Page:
The clock rate required depends on how many players are active on your CS:GO server at the same time. In a minimum configuration for a few server participants, Intel or AMD CPUs with 2 GHz are adequate. However, if you are planning a server for lots of players (12 players or more), a CPU with 2.8 GHz or more will be required. An important factor to consider here is that the CS:GO server application is basically designed as a single-core application. To ensure optimal performance, a host system with high single-core performance is therefore recommended, as distributing it across multiple cores will be suboptimal and automatically reduces performance.
In terms of RAM, a CS:GO server is not very demanding. In principle, you can plan on 100 MB per user for hosting the standard modes and maps. With a base value of 2 GB RAM, you can theoretically serve up to 20 players. In practice, however, you should provide a certain buffer here. If you want to use mods and plugins on your CS:GO server, this will put some strain on the RAM: In this case, additional RAM is recommended.
Hard disk space
When you create a CS:GO server, you must of course also make sure that there is enough storage space for the individual game files. For the basic installation without additional mods, maps, plugins, etc. you should plan around 15 to 20 GB. If you want to create regular backups, you should of course expect to need much more hard drive space (recommendation: 50 GB or more).
Whether you choose classic HDD data carriers or more powerful SSDs, this only plays a small role in a CS:GO server. However, due to the faster write and read speeds that SSDs feature, and the fact that they have dropped considerably in price, there is a lot to be said for using the more modern storage solution.
To manage your server hardware you also need an operating system. The CS:GO server software ‘SteamCMD’, which incidentally also enables hosting of various other Steam games, is basically available for all three major systems - Windows, macOS and Linux. However, there are always problems when installing on macOS, which is why we recommend using the server systems from Microsoft (Windows Server 2016 or 2019) and UNIX/Linux (Ubuntu, CentOS, Debian, openSUSE).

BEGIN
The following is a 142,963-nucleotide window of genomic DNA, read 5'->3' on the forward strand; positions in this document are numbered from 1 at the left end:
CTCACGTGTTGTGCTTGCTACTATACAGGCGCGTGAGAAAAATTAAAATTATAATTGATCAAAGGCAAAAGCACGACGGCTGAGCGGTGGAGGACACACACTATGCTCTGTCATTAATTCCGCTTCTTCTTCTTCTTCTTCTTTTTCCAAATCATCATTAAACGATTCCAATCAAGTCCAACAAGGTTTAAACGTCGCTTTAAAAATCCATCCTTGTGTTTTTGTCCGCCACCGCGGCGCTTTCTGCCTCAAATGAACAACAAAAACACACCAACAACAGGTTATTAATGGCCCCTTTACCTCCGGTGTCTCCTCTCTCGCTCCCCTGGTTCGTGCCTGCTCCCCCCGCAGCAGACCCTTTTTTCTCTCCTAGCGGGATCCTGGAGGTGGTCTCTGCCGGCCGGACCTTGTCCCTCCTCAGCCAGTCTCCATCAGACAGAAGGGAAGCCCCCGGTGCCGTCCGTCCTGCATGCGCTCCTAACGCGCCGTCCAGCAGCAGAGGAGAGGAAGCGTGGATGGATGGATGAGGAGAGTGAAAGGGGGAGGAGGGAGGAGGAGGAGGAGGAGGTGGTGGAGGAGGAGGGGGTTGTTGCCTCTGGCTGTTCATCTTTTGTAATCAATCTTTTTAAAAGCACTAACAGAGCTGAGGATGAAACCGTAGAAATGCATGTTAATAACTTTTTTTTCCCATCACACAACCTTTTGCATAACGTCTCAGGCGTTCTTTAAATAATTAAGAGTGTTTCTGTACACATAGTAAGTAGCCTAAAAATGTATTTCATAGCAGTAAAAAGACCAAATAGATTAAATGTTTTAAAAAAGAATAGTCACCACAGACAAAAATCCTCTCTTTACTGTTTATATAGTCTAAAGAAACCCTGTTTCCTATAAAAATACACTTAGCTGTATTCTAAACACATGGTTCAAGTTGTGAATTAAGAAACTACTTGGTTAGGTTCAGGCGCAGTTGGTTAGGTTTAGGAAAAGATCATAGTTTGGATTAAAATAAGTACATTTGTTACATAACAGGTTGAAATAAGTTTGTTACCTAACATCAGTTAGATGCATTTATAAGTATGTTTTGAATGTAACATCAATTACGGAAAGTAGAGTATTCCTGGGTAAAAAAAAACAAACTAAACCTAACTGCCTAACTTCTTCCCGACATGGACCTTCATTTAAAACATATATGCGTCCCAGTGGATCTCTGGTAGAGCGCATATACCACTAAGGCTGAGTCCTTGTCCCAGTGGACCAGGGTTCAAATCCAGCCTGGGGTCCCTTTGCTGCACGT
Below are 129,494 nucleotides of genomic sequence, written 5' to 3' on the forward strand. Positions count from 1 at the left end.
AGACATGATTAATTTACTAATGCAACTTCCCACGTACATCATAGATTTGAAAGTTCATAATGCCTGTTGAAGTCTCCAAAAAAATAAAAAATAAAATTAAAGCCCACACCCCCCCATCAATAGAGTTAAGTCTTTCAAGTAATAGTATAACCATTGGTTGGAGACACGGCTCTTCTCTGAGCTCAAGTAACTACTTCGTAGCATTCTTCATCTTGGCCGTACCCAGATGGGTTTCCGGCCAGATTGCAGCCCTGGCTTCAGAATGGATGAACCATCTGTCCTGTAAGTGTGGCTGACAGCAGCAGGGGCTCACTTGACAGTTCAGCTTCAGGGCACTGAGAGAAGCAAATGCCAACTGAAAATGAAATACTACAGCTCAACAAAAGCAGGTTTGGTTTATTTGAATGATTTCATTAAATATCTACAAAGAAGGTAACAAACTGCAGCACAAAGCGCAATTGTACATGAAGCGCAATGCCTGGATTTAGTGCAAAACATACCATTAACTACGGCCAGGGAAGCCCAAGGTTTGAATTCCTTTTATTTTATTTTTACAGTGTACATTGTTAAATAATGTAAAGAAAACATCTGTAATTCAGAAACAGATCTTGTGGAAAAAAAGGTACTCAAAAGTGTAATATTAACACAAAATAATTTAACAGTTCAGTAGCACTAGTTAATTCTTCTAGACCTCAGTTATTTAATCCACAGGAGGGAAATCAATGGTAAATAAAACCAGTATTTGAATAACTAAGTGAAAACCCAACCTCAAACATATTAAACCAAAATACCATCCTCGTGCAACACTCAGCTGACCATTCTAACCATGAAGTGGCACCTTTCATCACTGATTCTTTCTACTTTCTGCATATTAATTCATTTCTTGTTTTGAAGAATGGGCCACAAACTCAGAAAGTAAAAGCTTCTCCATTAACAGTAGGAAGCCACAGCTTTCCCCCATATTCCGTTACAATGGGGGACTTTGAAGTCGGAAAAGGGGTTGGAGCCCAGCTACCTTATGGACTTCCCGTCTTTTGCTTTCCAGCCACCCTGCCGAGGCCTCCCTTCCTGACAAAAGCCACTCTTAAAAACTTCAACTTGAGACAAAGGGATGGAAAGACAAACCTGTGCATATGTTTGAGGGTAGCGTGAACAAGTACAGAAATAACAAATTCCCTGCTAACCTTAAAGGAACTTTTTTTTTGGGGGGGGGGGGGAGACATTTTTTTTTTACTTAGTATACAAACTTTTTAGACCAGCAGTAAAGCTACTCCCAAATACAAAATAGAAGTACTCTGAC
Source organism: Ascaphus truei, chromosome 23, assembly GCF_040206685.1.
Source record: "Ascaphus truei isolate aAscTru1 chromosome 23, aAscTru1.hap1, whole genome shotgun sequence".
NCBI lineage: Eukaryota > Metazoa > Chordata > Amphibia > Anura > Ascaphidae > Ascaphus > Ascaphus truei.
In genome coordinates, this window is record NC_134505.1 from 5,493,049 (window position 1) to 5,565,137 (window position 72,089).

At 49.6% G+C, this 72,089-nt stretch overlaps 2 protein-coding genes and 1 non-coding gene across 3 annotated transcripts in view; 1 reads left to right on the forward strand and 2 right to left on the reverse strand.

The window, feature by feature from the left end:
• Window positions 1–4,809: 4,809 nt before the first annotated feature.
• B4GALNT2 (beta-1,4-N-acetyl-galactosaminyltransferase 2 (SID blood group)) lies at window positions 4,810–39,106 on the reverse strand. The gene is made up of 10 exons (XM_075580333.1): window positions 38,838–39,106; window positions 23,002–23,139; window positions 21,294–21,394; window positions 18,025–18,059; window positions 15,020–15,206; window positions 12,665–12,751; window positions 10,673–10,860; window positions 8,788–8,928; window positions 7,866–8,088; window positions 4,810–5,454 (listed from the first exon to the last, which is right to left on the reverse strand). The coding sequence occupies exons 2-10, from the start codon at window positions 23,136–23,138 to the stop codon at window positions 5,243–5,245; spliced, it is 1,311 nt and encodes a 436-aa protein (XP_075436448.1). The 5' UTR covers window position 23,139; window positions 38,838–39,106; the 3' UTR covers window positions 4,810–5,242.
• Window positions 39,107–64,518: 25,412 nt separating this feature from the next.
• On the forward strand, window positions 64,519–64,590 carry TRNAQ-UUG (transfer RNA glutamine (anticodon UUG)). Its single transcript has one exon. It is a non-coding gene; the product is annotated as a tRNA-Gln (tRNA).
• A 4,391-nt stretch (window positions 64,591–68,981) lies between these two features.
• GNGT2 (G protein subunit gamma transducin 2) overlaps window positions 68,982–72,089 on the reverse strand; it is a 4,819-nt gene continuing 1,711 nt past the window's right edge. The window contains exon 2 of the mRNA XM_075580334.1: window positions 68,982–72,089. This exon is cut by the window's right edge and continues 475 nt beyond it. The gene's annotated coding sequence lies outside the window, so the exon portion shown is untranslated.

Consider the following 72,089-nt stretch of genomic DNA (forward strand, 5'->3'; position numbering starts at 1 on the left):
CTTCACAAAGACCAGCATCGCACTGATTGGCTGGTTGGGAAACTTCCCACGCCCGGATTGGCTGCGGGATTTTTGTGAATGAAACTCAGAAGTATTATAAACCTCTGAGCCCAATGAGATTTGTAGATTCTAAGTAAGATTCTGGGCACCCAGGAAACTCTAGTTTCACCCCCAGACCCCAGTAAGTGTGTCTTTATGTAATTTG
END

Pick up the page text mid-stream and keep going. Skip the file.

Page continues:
Keep in mind that you also need to budget hardware resources for the operating system.
For Windows Server 2016, for example, Microsoft recommends at least:
- a 1.4 GHz processor (64-bit)
- 512 MB or 2 GB of RAM (without or with graphical user interface, respectively)
- 32 GB hard disk space
For installing Ubuntu, which is popular among Linux fans, the developer Canonical recommends the following minimum values (version 20.04):
- a 2 GHz processor (64-bit)
- 4 GB of RAM
- 25 GB hard disk space
Alternatively, the Ubuntu Server Edition, which does not have a graphical user interface by default, is a much neater edition that is fine with a 1 GHz processor (64-bit), 1 GB of RAM and 2.5 GB of hard drive space.
As a shooter, ‘Counter-Strike: Global Offensive’ is one of the types of games where it is particularly important that players and servers have the lowest possible ping. In other words, the time it takes for data packets to travel from the players’ devices to the server, or vice versa, should be as short as possible. This means that your CS:GO server needs to have a good broadband connection. From the server’s point of view, the upload value (also called “uplink”) is important, as it determines how fast the server can send data to the players.
Valve specifies 53.4 Kbit/s per player as the upload guideline for Source games like CS:GO. This results in the following in relation to the server size:
|Players on server||Upload capacity requirements|
|2 players||128 Kbit/s|
|4 players||256 Kbit/s|
|12 players||640 Kbit/s|
|24 players||1.280 Kbit/s (1,28 Mbit/s)|
|32 players||1.708 Kbit/s (1,71 Mbit/s)|
Compared to the downstream, the upstream is significantly lower for Internet access. Classic tariffs, for example, usually offer up to 16 Mbit/s download speed, but often only between 1 and 2 Mbit/s upload speed!
Rent a CS:GO server with IONOS: Which model is best?
Renting hardware for a CS:GO server is much more convenient than assembling and purchasing it yourself. In addition, you are much more flexible with a rented solution for your CS:GO server, because in most cases you can increase or decrease the booked performance or cancel it completely. In addition, you can now rent servers or server resources at very affordable prices.
However, the search for a suitable provider is not that easy - especially since you often have to choose the right server model. At IONOS, the following three variants are available to you:
In connection with rental servers, you will also repeatedly come across the term “dedicated” hardware. In our article “Shared Hosting vs. Dedicated Hosting”, you’ll learn what this specially allocated hardware is all about and how it differs from the alternative shared solutions.